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Abstract: Minimally invasive techniques are now ubiquitous in the management of surgical disease. Competence in laparoscopy requires specialized training and practice. With the decrease of resident work hours, training programs need to explore and adopt efficient strategies to teach and evaluate laparoscopic skills. For economic, ethical, and legal considerations, the operating room may no longer be the ideal environment for teaching these basic technical skills. There appears to be a role for simulation in response to this need. The transfer of laparoscopic skills learned in a simulated environment to the operating room has showed mixed results. Overall, it seems that surgical skills training outside the operating room is beneficial, but the best method(s) of designing, implementing and evaluating such skills curriculums have yet to be identified.
The laparoscopic totally extraperitoneal (TEP) inguinal hernia repair is an example of a procedure that is associated with a steep learning curve and requires mastery of basic laparoscopic skills. In addition, an increased recurrence and complication rates in the early learning curve of this procedure, underscores the importance of adequate training. The current practice of teaching the TEP repair in the operating room under an apprenticeship-based model is associated with increased operative time and costs. We propose that the training of surgical trainees outside the operating room with a structured, mastery oriented simulation-based curriculum will help reduce the learning curve of the TEP repair, improve operative performance, and decrease operative time and costs.
Inguinal hernias are a common ailment of the general population. Their surgical management through a laparoscopic totally extraperitoneal (TEP) approach has been shown to lead to less discomfort and faster recovery than do classic open repairs with equal effectiveness. Nonetheless, the TEP repair has not been adopted widely because of concerns regarding a substantial learning curve. In addition, the current practice of teaching the TEP procedure in the operating room under an apprenticeship-based model is associated with increased operative time and cost. The training of surgeons in laparoscopic skills outside the operating room with simulation-based strategies has emerged as an attractive alternative. Many studies have demonstrated that trainees who practice laparoscopic skills in a simulated environment show improvement of those skills when tested in that same environment. Few studies however, have been able to demonstrate a direct correlation between such simulation training and improved performance in the operating room. It appears from these studies that surgical skills training outside the operating room is beneficial, but the best methods have yet to be identified.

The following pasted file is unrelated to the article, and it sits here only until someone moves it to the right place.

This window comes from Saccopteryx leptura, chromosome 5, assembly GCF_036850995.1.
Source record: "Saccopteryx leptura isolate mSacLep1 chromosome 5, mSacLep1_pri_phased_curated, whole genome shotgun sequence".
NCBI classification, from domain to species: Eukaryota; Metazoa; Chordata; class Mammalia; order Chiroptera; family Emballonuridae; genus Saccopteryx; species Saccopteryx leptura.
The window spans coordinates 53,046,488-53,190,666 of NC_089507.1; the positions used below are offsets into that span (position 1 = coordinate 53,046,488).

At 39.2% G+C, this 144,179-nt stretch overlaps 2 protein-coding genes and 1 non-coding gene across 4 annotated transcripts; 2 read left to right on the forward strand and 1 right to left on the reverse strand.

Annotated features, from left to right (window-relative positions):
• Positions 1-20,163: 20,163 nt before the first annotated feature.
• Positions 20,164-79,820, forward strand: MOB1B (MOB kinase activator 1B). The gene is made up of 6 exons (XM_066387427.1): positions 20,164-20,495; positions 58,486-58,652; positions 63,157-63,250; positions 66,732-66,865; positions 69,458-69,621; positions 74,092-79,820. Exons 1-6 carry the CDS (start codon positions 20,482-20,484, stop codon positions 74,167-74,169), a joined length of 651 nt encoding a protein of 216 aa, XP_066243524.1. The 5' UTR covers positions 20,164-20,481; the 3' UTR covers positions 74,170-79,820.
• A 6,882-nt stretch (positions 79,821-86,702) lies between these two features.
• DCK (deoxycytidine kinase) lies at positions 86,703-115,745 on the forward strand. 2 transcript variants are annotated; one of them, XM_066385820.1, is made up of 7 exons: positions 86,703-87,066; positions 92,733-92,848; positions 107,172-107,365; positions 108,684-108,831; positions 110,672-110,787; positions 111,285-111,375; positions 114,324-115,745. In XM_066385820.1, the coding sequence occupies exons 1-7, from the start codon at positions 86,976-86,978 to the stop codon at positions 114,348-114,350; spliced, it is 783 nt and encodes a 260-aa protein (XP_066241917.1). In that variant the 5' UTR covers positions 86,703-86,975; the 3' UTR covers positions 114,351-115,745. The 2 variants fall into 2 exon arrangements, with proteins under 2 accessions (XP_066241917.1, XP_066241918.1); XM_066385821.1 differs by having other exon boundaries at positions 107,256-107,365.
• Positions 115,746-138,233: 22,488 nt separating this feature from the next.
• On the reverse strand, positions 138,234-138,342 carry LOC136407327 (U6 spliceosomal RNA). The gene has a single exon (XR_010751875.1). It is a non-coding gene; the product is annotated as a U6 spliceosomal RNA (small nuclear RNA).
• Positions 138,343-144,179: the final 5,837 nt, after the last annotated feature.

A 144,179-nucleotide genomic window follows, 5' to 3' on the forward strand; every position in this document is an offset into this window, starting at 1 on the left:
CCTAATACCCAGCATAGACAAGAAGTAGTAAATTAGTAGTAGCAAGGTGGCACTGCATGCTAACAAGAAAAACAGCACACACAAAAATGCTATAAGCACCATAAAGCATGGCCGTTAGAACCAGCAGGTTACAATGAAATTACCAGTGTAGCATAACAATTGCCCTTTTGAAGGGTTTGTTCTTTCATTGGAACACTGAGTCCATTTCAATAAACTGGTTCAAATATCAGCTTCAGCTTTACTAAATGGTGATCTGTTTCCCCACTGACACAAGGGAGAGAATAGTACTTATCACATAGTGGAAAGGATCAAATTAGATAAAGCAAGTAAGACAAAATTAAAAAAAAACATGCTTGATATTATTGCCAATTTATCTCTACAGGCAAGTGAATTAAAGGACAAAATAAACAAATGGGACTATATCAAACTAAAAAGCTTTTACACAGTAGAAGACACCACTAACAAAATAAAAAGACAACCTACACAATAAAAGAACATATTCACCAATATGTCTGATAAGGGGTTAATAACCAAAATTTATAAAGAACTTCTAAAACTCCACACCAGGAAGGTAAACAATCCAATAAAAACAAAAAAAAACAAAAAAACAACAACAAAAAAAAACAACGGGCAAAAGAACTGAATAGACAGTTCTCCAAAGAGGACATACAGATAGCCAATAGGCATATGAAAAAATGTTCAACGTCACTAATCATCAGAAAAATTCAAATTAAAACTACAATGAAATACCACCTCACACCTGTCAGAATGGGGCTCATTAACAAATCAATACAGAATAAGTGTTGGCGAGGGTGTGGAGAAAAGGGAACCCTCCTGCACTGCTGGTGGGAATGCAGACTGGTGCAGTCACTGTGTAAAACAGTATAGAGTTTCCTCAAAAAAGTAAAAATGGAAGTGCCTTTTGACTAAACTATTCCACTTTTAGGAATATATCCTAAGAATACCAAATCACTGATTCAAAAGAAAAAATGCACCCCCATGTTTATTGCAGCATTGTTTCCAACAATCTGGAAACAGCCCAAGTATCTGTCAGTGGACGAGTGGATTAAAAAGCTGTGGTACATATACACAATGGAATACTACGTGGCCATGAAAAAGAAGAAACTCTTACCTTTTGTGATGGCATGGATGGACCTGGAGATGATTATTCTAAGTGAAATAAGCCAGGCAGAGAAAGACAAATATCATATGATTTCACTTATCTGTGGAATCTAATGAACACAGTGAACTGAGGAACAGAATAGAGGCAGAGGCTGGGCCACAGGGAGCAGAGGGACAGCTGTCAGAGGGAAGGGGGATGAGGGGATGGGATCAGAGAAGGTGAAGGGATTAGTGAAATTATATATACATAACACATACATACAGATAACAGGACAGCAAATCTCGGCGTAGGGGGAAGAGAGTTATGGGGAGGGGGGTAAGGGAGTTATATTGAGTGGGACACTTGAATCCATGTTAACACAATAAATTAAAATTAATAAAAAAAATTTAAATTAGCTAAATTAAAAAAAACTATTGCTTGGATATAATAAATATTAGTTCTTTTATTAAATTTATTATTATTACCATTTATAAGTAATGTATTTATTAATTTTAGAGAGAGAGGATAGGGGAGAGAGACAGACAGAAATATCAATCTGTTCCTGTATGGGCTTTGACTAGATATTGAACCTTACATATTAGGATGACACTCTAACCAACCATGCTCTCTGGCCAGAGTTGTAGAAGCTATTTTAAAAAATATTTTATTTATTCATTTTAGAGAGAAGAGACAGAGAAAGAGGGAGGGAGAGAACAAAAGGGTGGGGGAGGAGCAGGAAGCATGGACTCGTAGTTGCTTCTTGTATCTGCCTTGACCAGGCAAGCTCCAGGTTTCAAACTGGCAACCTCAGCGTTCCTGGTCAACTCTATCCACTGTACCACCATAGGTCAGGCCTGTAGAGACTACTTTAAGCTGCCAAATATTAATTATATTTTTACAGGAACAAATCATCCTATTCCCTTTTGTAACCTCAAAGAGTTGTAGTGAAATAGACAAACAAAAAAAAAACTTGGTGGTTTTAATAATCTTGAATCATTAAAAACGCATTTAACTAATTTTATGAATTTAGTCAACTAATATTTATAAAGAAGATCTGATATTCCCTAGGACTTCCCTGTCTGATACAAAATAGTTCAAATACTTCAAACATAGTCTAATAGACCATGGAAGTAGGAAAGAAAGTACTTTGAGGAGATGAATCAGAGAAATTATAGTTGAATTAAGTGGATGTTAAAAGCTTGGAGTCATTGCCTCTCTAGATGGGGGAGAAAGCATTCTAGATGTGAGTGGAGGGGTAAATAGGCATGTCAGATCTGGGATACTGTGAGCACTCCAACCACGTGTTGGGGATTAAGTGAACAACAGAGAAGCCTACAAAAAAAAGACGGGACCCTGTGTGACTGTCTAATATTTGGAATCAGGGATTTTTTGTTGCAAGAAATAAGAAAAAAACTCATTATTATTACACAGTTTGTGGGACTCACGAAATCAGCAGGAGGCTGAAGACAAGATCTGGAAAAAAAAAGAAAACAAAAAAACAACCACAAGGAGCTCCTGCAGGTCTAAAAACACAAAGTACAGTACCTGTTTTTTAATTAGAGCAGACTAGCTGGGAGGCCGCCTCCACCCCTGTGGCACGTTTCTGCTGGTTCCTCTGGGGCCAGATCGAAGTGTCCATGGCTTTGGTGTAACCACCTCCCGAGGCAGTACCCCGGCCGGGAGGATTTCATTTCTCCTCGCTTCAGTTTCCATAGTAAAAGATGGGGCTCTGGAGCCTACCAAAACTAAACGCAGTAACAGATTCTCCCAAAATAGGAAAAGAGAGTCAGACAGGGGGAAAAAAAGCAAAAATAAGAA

Our long-term research goal is to explore and adopt efficient simulation-based strategies to teach and evaluate surgical skills to surgical trainees. Our objective for this study is to design and evaluate a simulation-based curriculum based upon the concepts of mastery learning theory (achievement of pre-specified expert-derived benchmarks without time constraints) and to develop an objective mean of assessing operative performance that will both aid in shortening the learning curve of the TEP inguinal hernia repair for surgical trainees. Our central hypothesis is that the training of surgery residents outside the operative room with simulation-based strategies, such as the TEP mastery learning curriculum will improve operative performance and reduce operative time during the TEP repair. The rationale for this study is that the identification of effective strategies to shorten the learning curve of the TEP repair that translate into decreased operative time will not only increase the adoption of the TEP repair with its inherent benefits to more candidate patients, but will also lead to substantial cost-savings and perhaps improved patient outcomes. We are especially well prepared to complete this study as we are a part of an academic referral center that treats a myriad of inguinal hernias patients and educates hundreds of surgical residents on a continuous basis.